The gender pay gap is a very serious issue in many countries and frequently reflects historical patterns of discrimination based on gender. There are many other issues though, and recent research potentially uncovered another one: commute times.

A U.K. microeconomic research body, the Institute of Fiscal Studies, examined gender and pay differences in U.K. workers and noted that one factor might be commute length. From their investigation, the IFS researchers observed that men accounted for 65 percent of work commutes equal to one hour or more, and for commutes of 15 minutes or less, 43 percent were made by women.

When they looked at women workers who also had babies it was more clear that they had very good reasons for having shorter commutes.

If women marry and have children, they typically want to spend more time at home with them, and even if they go back to work full-time, they may not accept longer commutes, so they look for work closer to home and their families.

In fact, the IFS researchers found that having a baby meant women were commuting for much less time.

"One possible result of this is that they are less likely to find an occupation that is well matched to their skills, or that offers the best prospects for developing their careers, meaning that their wages fall behind those of fathers," the IFS researchers wrote.

Men who are married and have young children traditionally have been the primary wage earners in their families, so they often will travel as far as they need to secure the neccessary income to support them. Because they typically are less restricted, they can move around more to have a greater range of employment options, which can mean more pay, and increased career continuity. Being limited to local jobs means fewer options in terms of pay and the types of available work.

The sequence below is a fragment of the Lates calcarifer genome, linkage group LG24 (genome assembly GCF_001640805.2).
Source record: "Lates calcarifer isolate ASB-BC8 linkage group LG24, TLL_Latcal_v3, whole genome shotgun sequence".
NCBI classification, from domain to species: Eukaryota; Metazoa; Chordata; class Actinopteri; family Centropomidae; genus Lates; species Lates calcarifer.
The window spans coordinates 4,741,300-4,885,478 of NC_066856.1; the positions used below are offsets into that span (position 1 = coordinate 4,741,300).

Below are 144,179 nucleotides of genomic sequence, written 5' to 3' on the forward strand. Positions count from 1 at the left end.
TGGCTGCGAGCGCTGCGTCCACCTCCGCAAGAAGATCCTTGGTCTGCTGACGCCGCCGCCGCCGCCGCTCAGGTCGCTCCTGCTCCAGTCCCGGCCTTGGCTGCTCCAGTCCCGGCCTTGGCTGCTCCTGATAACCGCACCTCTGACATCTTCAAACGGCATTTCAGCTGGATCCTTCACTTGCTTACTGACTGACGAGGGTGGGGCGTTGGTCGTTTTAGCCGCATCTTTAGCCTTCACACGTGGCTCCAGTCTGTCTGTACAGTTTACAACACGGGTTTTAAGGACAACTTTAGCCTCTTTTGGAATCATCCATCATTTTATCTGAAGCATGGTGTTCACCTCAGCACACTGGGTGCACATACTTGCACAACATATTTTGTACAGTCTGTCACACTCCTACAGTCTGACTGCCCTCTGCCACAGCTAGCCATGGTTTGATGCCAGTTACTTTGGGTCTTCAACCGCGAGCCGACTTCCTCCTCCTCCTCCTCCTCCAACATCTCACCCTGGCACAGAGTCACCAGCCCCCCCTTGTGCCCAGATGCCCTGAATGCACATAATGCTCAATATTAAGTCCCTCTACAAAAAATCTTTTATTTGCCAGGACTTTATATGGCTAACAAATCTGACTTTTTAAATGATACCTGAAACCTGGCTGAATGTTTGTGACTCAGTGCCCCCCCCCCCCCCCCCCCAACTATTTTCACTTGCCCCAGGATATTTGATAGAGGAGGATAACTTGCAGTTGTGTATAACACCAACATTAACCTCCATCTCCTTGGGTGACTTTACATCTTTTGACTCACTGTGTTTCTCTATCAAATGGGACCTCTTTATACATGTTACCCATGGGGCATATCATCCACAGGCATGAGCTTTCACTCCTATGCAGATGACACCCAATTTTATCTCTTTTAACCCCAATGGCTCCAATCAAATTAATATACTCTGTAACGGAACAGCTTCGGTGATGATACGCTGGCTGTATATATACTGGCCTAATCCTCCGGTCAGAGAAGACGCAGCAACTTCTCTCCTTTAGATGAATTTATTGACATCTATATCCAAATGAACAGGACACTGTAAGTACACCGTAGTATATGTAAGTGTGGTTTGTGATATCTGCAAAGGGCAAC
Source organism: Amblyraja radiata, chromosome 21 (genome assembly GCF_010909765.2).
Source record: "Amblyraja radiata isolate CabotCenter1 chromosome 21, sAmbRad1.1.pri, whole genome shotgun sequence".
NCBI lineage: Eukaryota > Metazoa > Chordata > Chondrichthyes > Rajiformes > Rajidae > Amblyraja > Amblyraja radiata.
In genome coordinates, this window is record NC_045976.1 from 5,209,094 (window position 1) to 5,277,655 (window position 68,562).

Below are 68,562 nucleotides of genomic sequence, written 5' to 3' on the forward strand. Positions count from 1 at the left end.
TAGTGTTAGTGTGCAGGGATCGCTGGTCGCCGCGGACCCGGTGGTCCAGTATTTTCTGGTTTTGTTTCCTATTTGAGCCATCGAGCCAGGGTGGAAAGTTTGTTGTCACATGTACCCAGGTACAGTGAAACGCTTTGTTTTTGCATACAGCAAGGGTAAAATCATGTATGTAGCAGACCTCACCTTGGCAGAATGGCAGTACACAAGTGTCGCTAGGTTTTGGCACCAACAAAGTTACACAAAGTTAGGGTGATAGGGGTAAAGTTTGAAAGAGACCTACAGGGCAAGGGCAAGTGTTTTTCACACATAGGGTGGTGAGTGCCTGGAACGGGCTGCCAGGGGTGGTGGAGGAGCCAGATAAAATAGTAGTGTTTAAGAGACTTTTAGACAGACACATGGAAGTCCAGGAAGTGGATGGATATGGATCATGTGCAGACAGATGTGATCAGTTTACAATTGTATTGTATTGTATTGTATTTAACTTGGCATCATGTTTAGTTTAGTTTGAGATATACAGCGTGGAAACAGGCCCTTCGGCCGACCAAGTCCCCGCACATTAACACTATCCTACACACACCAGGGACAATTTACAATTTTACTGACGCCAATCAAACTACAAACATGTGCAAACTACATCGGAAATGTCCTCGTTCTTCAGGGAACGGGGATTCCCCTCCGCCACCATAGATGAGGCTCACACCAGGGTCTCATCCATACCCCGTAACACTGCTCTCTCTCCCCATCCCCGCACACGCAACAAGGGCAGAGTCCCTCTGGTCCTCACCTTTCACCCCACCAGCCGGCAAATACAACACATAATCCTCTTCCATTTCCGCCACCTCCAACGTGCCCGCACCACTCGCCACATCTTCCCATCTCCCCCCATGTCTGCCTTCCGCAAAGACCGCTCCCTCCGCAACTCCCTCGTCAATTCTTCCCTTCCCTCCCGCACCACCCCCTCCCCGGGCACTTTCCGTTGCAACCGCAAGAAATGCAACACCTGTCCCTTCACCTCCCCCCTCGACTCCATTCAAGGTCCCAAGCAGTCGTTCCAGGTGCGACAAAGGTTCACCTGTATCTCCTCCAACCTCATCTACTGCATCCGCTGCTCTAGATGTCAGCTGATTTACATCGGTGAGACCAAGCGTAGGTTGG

Generally, gender pay studies have looked at types of work, and how much female and male workers are paid. In 2018, the BBC reported that U.K. men earn over 8 percent per hour than U.K. women. Some of this difference is because male and female employees at particular kinds of companies tend to be paid for very different roles. For example, at two airlines with gender pay gaps of over 40 percent, the high-paying pilot jobs were filled by males, and most of the lower-paying roles like flight attendant were occupied by females.

Following the Great Recession, many more U.K. fathers were staying at home after being laid off, and their wives were the primary earners, so this kind of role reversal is possible.

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